Chitrala A heritage tour to this village takes us to a world of cults, legends and myths
It's noon and the sun is at its peak. A group of heritage enthusiasts is climbing a small hillock in a village called Chithral near Kanyakumari. I trudge along with the group and pause for a moment to catch my breath. The scene is virtually breathtaking — the sky is clear, floating clouds touch distant mountain peaks, the greenery is refreshing, and the breeze comes calling. The trees create a canopy, sheltering us from the mid-day sun. For a moment, I forget the heat, and lose myself in the journey, for, as always, these journeys are filled with legends and myths.
Chithral is part of the itinerary of the Naanjil Naadu tour, organised by INTACH, Tamil Nadu, and we set out to explore heritage among caves and hillocks. V. Vedachalam, retd. senior epigraphist from Tamil Nadu State Archaeology Department explains to us that the site was known as Thirucharanattumalai in the ancient times. “Jains believe this is the abode of the monks who had lived in the natural caves here. In fact, “charanathar” in Jainism refers to celestial beings who fly on the skies and are seen in places of worship — mounds or mountains, sometimes inside towns and living spaces too,” he says.
We continue to trudge along a bit until the rocks part ways and create a narrow tunnel-like approach for us. And then we see it. The rocks are carved with bass relief sculptures depicting Thirthankaras and yakshis. There is the serene Mahavira, the snake-hooded Parshvanatha along with Neminatha, the yakshis — Padmavathy and Ambika, also known as Dharmadevi looking out into the open. Hillocks surround us in the distant horizon as we see pools of water reflecting the colours of Nature.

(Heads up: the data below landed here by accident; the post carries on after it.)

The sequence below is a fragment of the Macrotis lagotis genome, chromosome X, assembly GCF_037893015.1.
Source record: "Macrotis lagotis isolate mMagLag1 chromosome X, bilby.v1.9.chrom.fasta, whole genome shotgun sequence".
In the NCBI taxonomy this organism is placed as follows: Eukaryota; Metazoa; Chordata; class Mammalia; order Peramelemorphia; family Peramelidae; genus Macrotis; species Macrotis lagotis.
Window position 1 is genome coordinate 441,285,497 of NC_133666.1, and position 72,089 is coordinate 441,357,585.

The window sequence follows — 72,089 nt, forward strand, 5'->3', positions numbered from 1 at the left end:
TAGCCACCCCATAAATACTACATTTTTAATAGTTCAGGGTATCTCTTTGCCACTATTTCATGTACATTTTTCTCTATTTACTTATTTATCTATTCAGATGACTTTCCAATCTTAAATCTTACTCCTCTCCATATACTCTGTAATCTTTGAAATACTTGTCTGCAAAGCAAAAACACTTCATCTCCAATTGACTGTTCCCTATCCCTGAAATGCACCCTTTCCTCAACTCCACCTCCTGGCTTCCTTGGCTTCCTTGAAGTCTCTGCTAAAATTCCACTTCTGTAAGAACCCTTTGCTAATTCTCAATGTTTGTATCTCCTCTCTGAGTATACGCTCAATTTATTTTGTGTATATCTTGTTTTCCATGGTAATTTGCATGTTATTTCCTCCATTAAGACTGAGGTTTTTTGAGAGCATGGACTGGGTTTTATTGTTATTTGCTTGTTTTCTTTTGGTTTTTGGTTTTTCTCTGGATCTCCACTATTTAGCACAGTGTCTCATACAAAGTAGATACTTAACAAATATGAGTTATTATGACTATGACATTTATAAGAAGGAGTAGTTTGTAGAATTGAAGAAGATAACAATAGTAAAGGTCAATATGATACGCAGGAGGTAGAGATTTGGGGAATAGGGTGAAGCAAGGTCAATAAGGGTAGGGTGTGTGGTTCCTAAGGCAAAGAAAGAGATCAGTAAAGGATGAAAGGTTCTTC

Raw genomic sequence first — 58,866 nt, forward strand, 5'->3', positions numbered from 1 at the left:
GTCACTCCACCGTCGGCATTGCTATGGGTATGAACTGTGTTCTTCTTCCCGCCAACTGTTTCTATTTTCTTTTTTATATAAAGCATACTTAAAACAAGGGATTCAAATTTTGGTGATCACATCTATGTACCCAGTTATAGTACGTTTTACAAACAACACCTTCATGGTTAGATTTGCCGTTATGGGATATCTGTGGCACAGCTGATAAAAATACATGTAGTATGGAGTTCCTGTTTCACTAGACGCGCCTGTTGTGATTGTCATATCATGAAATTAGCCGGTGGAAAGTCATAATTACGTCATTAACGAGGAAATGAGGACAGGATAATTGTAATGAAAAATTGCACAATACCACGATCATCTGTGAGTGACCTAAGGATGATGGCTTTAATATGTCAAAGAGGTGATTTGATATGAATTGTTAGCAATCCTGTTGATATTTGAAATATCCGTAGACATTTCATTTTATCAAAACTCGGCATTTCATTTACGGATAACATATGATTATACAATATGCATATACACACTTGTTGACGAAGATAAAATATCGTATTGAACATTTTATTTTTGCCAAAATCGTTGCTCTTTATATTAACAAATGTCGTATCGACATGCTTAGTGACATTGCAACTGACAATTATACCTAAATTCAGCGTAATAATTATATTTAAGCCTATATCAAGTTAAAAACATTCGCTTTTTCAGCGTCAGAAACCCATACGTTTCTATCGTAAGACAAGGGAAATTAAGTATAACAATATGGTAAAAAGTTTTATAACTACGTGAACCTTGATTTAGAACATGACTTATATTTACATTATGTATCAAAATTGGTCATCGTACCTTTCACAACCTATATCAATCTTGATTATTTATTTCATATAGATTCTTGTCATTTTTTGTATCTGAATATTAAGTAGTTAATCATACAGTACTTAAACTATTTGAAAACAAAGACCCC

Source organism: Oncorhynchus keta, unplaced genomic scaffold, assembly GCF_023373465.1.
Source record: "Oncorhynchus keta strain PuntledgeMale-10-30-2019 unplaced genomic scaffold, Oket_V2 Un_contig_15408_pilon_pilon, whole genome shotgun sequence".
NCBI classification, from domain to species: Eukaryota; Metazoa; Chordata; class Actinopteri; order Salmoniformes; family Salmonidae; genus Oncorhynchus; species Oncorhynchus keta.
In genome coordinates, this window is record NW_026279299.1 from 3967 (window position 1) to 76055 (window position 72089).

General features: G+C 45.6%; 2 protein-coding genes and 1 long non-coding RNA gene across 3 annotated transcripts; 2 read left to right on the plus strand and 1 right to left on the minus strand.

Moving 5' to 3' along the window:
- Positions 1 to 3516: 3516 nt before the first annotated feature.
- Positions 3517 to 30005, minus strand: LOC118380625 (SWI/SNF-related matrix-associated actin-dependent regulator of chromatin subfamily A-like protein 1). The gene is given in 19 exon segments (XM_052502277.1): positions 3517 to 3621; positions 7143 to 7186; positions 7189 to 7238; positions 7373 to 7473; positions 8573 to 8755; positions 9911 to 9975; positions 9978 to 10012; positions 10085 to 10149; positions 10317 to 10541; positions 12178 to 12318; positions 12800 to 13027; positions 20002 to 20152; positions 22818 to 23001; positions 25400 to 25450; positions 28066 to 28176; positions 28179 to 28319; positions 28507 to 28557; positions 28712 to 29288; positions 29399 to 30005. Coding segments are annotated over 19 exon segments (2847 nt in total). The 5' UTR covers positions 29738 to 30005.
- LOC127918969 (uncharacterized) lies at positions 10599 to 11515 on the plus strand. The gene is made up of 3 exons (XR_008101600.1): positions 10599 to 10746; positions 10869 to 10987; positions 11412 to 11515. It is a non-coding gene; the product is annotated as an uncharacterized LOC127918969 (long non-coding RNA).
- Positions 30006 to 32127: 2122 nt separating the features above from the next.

Vedachalam says the sculptures date back to the 9th and 10th Centuries as inscriptions refer to the patronage of the AY dynasty ruler, Vikramaditya Varaguna who reigned around the period. More inscriptions written in Vattaezhuthu (one of the oldest Tamil scripts) refer to monks and nuns who lived here and also speak about a well known Jaina monk Akshanandi, who was a donor and a patron.
Right atop the cave is a small temple dedicated to Bhagavathy. Vedachalam says it was earlier a Jaina temple, and the yakshi cult gave way to the Bhagavathy cult over the passage of time. A 19th Century inscription in Malayalam belonging to the Travancore king Moolam Thirunal Maharaja mentions this shrine.
As we sit in the cave gazing at the sculptures, Vedacahalam points to the carving of yakshi Ambika or Dharmadevi and narrates the story about her cult. “It was believed that Ambika was a housewife who was thrown out of the house by her husband as she had given away all the food to Jaina monks. As she walked away with her children, people noticed her divine powers and started worshipping her.
The yakshi power
One version says the trees flowered and gave her fruits and that even a dry reservoir suddenly filled up with water, while another version mentioned that a ‘kalpavriksh' or a wish-fulfilling tree gave her all that she desired. When her husband got to know about her ‘divine powers', he came over to call her back, but she committed suicide and became a yakshi,” says Vedachalam, adding that today one can always see Ambika as a yakshi with Neminatha and is usually flanked by her children and a lion, which is her vehicle. Inscriptions in Vattaezhuthu were found here with references to the yakshi cult as well.
We spend more than a couple of hours here, losing ourselves in a world of arts and cults, completely cut off from civilisation. For miles and miles around, the mountains and forests circle us as we wonder if the celestial ‘charanathars' are watching over us as we walk downhill.